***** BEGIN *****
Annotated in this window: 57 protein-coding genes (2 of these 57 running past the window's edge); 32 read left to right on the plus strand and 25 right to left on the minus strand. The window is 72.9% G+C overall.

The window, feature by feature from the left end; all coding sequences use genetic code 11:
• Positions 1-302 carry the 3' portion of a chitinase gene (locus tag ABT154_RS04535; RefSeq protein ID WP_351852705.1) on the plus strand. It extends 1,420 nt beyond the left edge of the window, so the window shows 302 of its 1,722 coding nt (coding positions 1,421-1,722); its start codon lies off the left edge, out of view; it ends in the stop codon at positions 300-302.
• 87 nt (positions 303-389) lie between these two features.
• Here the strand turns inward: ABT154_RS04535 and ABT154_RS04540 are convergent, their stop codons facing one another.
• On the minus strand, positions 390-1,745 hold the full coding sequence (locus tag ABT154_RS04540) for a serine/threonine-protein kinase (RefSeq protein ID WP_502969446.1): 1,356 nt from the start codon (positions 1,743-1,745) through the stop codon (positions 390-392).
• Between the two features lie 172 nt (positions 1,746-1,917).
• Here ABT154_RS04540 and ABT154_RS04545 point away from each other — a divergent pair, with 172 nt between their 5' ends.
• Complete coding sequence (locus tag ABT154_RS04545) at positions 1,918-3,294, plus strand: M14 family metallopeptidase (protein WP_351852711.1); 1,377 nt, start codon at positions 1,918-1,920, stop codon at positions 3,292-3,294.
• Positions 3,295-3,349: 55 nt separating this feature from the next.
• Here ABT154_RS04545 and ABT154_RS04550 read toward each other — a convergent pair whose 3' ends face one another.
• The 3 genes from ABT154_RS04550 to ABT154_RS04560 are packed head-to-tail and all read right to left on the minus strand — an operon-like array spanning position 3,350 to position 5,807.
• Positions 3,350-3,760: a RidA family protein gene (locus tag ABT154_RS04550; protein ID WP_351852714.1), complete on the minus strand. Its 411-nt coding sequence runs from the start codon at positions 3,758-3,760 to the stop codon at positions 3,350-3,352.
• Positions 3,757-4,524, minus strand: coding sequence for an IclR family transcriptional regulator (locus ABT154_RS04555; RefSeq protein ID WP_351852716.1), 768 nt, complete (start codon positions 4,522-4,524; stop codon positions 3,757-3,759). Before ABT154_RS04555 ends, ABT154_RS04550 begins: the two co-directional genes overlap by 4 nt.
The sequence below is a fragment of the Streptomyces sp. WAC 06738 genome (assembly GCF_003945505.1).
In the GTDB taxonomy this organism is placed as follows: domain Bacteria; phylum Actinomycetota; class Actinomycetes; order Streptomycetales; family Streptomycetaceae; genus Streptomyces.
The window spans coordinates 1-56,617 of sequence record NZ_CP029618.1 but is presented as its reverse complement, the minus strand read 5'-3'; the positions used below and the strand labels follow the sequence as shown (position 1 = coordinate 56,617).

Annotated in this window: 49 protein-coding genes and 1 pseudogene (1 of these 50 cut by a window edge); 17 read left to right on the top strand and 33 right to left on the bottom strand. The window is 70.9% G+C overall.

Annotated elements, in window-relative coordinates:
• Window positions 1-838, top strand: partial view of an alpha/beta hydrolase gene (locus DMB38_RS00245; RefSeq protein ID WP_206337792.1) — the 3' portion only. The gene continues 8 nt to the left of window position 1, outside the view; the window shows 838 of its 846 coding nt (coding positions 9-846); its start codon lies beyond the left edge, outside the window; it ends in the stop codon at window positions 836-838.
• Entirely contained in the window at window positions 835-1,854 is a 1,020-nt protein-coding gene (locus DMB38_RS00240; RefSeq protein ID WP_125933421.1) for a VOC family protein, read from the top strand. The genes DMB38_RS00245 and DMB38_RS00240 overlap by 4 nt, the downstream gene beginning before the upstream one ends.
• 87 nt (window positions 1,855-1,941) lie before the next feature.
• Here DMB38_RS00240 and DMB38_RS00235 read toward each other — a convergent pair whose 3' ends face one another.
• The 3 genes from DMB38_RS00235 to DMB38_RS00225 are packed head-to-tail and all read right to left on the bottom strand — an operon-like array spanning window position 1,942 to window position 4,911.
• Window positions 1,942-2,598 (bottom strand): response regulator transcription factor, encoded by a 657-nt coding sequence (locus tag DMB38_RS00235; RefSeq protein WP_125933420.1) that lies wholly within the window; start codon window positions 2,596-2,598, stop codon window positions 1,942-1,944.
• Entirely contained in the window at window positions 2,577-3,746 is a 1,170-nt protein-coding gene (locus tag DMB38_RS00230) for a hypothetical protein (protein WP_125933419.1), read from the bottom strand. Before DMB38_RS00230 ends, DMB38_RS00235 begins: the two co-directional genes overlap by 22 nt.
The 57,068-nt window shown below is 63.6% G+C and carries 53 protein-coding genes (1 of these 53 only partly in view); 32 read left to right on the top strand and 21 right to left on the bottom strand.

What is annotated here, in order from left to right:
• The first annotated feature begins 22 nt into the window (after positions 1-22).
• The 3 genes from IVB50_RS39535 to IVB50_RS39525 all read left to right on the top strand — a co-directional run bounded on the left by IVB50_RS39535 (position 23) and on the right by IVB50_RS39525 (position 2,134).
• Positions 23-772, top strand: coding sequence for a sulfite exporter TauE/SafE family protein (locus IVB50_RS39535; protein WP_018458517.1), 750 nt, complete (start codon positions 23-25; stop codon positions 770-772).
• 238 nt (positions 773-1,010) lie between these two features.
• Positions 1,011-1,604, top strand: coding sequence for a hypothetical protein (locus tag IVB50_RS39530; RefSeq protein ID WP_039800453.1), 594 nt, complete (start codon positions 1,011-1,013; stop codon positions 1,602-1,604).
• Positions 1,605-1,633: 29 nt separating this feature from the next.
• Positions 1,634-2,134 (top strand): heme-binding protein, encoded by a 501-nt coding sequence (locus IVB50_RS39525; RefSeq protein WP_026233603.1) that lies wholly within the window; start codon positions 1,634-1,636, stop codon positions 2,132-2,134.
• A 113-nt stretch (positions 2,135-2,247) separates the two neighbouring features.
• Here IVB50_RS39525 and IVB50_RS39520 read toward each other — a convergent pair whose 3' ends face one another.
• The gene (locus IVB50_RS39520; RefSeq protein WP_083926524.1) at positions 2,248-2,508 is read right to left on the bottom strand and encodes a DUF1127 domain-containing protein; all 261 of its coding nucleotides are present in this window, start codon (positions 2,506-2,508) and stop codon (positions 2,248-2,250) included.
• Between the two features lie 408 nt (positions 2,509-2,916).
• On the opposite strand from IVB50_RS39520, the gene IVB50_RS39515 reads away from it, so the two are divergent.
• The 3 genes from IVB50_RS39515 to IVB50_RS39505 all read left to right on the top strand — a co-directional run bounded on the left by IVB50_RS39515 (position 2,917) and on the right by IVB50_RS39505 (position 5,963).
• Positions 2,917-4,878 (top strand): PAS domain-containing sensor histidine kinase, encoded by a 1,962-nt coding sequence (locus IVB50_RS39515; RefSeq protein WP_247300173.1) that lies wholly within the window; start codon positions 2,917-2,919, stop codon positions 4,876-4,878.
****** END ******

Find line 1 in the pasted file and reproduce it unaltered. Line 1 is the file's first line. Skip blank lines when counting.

Annotated in this window: 57 protein-coding genes (2 of these 57 running past the window's edge); 32 read left to right on the plus strand and 25 right to left on the minus strand. The window is 72.9% G+C overall.